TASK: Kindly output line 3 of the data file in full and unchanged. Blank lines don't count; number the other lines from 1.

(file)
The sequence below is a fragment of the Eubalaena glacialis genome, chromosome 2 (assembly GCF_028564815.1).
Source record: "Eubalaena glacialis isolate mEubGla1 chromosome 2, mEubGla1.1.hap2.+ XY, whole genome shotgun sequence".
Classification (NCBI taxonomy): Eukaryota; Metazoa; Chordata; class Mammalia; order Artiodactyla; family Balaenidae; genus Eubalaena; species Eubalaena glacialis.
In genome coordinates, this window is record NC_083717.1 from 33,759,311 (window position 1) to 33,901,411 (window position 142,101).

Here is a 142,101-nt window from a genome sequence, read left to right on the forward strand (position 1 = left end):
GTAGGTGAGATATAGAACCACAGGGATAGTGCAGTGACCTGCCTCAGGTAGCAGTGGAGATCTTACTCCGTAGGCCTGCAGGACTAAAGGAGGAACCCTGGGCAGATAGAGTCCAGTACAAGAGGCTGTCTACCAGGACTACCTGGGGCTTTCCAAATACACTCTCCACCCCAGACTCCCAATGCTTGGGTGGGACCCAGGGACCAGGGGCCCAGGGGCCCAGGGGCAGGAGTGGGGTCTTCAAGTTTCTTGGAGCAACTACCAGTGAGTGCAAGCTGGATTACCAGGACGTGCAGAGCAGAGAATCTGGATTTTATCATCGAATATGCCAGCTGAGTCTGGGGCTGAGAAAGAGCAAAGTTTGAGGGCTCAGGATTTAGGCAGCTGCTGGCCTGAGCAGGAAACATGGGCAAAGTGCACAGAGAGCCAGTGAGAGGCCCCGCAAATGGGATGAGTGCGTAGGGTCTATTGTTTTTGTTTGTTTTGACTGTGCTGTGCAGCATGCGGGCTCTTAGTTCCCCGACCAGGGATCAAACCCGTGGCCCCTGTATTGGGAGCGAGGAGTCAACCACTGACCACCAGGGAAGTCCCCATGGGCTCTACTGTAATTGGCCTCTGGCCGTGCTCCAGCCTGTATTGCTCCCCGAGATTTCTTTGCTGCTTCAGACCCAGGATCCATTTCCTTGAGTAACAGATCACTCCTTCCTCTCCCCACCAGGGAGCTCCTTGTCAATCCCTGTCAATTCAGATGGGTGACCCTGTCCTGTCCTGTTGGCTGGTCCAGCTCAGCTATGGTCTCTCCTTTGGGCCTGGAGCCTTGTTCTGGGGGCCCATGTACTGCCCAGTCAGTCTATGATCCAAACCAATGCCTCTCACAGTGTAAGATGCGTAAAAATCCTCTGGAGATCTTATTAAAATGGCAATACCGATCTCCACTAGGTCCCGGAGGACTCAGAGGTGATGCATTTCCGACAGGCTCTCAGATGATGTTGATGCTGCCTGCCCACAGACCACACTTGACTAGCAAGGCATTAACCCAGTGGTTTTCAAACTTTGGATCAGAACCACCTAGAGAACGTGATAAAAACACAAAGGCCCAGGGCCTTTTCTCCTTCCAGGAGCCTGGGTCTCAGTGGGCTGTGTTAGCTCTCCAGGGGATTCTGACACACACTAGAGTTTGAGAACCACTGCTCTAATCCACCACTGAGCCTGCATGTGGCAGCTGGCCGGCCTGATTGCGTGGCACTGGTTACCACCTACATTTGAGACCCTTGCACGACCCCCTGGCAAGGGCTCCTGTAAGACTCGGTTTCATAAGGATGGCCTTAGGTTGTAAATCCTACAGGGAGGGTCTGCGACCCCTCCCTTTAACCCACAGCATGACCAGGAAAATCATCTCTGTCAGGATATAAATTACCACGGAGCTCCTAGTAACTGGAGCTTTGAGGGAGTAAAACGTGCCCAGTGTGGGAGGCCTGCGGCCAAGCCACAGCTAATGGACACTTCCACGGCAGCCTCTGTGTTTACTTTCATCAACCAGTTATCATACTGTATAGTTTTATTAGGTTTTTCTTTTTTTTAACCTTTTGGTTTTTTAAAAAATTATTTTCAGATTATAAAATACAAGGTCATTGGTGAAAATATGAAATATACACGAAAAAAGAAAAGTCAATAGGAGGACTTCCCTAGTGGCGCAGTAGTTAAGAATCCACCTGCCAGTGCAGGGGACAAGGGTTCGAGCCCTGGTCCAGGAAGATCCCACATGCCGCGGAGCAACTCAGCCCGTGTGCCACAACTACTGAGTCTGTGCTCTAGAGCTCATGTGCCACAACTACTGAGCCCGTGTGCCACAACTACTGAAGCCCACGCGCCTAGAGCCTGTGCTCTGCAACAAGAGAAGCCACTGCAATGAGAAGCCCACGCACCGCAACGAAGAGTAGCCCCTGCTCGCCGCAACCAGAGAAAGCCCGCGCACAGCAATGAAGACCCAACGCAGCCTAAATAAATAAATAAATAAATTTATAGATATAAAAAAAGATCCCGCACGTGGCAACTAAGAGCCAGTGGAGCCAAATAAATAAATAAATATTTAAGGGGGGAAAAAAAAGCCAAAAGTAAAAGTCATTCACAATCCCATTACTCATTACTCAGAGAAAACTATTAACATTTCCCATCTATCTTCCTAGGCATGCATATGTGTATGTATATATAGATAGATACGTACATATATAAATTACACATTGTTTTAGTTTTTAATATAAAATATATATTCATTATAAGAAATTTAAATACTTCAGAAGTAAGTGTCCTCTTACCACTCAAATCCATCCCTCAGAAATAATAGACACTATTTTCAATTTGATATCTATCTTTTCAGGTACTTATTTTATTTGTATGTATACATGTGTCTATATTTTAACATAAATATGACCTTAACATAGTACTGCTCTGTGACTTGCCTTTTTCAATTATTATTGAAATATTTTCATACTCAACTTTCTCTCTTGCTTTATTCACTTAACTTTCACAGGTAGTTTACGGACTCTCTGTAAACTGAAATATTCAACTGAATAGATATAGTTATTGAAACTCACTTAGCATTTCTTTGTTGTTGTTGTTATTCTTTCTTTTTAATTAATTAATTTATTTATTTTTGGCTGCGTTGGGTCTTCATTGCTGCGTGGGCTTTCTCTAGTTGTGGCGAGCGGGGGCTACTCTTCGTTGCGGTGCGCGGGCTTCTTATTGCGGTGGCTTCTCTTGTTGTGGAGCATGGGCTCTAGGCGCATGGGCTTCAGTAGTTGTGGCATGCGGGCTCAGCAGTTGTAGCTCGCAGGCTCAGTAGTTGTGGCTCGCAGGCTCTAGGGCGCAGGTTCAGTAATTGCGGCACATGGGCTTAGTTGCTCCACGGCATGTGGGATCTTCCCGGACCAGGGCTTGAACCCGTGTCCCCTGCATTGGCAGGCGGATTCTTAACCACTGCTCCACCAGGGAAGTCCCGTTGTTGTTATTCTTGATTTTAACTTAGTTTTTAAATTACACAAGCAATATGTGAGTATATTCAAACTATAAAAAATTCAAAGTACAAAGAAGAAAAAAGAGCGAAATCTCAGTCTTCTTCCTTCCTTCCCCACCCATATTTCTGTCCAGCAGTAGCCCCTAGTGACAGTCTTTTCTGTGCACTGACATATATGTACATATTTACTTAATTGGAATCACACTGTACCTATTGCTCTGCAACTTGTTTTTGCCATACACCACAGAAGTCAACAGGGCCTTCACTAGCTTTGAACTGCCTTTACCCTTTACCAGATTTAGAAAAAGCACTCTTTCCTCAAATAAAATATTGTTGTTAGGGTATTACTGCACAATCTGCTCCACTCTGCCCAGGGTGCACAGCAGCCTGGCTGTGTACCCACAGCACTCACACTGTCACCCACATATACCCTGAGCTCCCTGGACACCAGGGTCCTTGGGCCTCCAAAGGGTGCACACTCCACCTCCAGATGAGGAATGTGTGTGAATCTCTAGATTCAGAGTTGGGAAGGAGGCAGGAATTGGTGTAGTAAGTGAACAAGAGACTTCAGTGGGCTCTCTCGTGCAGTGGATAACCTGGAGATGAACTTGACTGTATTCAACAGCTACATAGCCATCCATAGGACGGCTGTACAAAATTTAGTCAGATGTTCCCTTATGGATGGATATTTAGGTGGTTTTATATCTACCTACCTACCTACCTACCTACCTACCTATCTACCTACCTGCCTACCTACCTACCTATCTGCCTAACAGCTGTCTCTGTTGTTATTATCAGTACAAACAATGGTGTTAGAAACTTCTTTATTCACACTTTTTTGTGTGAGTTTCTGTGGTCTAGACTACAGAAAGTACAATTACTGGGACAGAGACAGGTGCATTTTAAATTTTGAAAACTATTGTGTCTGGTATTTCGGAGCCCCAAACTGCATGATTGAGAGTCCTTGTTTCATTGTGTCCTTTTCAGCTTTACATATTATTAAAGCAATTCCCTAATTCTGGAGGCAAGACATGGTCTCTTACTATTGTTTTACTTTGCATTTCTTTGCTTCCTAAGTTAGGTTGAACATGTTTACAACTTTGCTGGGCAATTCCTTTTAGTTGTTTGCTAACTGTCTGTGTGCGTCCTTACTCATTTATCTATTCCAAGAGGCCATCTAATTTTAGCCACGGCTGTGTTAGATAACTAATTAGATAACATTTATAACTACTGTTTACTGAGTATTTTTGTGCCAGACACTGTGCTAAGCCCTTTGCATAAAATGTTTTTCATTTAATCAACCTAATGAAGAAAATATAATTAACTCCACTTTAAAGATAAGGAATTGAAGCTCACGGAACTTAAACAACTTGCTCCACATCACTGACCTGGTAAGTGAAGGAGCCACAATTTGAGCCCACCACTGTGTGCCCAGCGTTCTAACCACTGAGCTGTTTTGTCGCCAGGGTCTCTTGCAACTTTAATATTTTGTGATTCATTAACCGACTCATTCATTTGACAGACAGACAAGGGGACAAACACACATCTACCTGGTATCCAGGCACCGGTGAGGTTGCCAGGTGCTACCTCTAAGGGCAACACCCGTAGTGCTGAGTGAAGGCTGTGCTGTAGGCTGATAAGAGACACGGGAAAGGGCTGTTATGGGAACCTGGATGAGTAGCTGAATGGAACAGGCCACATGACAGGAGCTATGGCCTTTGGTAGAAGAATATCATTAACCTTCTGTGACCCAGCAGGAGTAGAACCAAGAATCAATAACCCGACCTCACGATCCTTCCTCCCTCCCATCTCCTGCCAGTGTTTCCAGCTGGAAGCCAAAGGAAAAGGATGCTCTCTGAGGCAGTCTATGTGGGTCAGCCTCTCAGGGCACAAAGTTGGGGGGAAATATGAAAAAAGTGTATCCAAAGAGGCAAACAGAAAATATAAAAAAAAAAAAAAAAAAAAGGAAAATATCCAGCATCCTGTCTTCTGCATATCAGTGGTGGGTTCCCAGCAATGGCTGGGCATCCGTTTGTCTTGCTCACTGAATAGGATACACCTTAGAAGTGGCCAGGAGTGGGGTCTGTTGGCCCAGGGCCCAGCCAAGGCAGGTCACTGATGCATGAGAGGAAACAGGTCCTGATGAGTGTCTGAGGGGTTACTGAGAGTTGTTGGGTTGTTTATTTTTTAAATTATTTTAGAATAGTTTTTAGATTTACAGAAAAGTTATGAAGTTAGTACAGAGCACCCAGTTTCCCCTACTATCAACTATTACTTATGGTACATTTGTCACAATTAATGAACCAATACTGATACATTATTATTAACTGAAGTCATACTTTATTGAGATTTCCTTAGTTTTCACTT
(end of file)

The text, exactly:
Classification (NCBI taxonomy): Eukaryota; Metazoa; Chordata; class Mammalia; order Artiodactyla; family Balaenidae; genus Eubalaena; species Eubalaena glacialis.